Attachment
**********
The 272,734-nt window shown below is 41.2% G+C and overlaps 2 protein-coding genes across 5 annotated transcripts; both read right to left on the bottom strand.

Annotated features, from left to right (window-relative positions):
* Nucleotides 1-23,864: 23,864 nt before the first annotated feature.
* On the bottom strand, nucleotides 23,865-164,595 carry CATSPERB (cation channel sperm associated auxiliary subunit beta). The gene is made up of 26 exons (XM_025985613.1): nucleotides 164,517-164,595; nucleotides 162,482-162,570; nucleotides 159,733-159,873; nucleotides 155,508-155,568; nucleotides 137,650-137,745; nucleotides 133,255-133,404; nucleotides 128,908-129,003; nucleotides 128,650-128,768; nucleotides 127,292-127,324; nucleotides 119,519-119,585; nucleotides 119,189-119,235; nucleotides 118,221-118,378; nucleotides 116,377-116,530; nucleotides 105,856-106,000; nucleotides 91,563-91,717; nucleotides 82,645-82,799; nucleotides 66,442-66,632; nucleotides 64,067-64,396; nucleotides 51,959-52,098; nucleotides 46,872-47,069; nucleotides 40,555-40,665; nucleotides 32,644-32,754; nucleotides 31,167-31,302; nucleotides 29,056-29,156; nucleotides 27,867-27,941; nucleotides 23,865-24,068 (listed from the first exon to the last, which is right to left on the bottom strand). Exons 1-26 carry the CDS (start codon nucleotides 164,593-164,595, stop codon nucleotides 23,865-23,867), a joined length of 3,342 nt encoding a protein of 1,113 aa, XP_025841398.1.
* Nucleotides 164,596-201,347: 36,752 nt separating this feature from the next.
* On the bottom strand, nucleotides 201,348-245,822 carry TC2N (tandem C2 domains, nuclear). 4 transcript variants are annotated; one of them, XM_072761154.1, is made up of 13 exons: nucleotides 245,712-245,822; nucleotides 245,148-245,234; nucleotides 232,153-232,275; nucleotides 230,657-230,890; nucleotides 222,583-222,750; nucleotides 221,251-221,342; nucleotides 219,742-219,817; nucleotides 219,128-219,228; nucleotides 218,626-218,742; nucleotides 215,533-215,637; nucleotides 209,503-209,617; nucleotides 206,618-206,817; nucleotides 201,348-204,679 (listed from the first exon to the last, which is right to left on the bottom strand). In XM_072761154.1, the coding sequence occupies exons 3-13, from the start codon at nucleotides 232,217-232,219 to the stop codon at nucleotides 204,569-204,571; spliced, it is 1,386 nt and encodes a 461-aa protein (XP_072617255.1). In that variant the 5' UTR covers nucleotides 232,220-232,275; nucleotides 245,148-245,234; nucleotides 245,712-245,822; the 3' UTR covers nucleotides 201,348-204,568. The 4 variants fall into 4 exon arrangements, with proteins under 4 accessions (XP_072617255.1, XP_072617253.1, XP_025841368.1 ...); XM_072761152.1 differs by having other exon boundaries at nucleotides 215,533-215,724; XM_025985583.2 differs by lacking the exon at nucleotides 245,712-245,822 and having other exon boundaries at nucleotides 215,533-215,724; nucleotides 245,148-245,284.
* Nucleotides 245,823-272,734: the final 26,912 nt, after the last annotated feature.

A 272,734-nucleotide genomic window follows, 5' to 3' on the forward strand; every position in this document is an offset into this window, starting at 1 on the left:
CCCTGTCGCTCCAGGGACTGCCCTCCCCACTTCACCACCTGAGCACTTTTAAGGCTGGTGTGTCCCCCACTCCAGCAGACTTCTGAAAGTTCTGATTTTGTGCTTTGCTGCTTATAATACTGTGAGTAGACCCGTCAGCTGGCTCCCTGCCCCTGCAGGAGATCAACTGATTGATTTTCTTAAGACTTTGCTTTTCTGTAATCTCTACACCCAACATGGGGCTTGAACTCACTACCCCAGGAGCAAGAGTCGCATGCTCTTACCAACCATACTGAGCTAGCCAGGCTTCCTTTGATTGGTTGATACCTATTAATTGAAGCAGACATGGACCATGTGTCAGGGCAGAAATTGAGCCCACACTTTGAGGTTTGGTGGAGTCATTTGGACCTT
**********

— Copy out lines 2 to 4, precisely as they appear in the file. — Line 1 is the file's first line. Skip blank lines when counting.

Annotated features, from left to right (window-relative positions):
* Nucleotides 1-23,864: 23,864 nt before the first annotated feature.
* On the bottom strand, nucleotides 23,865-164,595 carry CATSPERB (cation channel sperm associated auxiliary subunit beta). The gene is made up of 26 exons (XM_025985613.1): nucleotides 164,517-164,595; nucleotides 162,482-162,570; nucleotides 159,733-159,873; nucleotides 155,508-155,568; nucleotides 137,650-137,745; nucleotides 133,255-133,404; nucleotides 128,908-129,003; nucleotides 128,650-128,768; nucleotides 127,292-127,324; nucleotides 119,519-119,585; nucleotides 119,189-119,235; nucleotides 118,221-118,378; nucleotides 116,377-116,530; nucleotides 105,856-106,000; nucleotides 91,563-91,717; nucleotides 82,645-82,799; nucleotides 66,442-66,632; nucleotides 64,067-64,396; nucleotides 51,959-52,098; nucleotides 46,872-47,069; nucleotides 40,555-40,665; nucleotides 32,644-32,754; nucleotides 31,167-31,302; nucleotides 29,056-29,156; nucleotides 27,867-27,941; nucleotides 23,865-24,068 (listed from the first exon to the last, which is right to left on the bottom strand). Exons 1-26 carry the CDS (start codon nucleotides 164,593-164,595, stop codon nucleotides 23,865-23,867), a joined length of 3,342 nt encoding a protein of 1,113 aa, XP_025841398.1.